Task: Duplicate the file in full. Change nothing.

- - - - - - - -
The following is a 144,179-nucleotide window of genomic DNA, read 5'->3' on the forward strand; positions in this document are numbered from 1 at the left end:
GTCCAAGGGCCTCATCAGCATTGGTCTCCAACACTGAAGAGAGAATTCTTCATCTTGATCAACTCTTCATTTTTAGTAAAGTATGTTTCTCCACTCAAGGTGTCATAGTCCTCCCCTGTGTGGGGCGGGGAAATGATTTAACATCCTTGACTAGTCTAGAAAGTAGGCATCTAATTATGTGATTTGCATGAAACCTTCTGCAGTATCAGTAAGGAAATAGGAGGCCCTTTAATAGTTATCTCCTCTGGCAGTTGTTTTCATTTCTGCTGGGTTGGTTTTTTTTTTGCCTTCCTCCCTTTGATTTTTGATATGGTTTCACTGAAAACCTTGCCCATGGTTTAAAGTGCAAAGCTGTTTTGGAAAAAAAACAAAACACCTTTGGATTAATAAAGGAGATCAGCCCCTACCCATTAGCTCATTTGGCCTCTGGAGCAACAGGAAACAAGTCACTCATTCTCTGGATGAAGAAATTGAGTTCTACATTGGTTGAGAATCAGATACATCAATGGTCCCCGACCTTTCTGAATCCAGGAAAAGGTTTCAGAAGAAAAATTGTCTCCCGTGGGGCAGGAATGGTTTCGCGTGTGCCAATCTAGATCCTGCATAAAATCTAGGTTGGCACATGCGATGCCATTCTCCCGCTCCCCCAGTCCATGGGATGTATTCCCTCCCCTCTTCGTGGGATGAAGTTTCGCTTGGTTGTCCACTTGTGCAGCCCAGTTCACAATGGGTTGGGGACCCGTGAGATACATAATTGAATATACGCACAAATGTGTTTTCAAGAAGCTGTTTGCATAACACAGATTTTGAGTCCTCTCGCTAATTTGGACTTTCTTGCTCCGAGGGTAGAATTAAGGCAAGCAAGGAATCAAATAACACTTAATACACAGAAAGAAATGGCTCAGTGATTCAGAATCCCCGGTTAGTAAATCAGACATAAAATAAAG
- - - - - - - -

The following is a 144,179-nucleotide window of genomic DNA, read 5'->3' on the forward strand; positions in this document are numbered from 1 at the left end:
GTCCAAGGGCCTCATCAGCATTGGTCTCCAACACTGAAGAGAGAATTCTTCATCTTGATCAACTCTTCATTTTTAGTAAAGTATGTTTCTCCACTCAAGGTGTCATAGTCCTCCCCTGTGTGGGGCGGGGAAATGATTTAACATCCTTGACTAGTCTAGAAAGTAGGCATCTAATTATGTGATTTGCATGAAACCTTCTGCAGTATCAGTAAGGAAATAGGAGGCCCTTTAATAGTTATCTCCTCTGGCAGTTGTTTTCATTTCTGCTGGGTTGGTTTTTTTTTTGCCTTCCTCCCTTTGATTTTTGATATGGTTTCACTGAAAACCTTGCCCATGGTTTAAAGTGCAAAGCTGTTTTGGAAAAAAAACAAAACACCTTTGGATTAATAAAGGAGATCAGCCCCTACCCATTAGCTCATTTGGCCTCTGGAGCAACAGGAAACAAGTCACTCATTCTCTGGATGAAGAAATTGAGTTCTACATTGGTTGAGAATCAGATACATCAATGGTCCCCGACCTTTCTGAATCCAGGAAAAGGTTTCAGAAGAAAAATTGTCTCCCGTGGGGCAGGAATGGTTTCGCGTGTGCCAATCTAGATCCTGCATAAAATCTAGGTTGGCACATGCGATGCCATTCTCCCGCTCCCCCAGTCCATGGGATGTATTCCCTCCCCTCTTCGTGGGATGAAGTTTCGCTTGGTTGTCCACTTGTGCAGCCCAGTTCACAATGGGTTGGGGACCCGTGAGATACATAATTGAATATACGCACAAATGTGTTTTCAAGAAGCTGTTTGCATAACACAGATTTTGAGTCCTCTCGCTAATTTGGACTTTCTTGCTCCGAGGGTAGAATTAAGGCAAGCAAGGAATCAAATAACACTTAATACACAGAAAGAAATGGCTCAGTGATTCAGAATCCCCGGTTAGTAAATCAGACATAAAATAAAG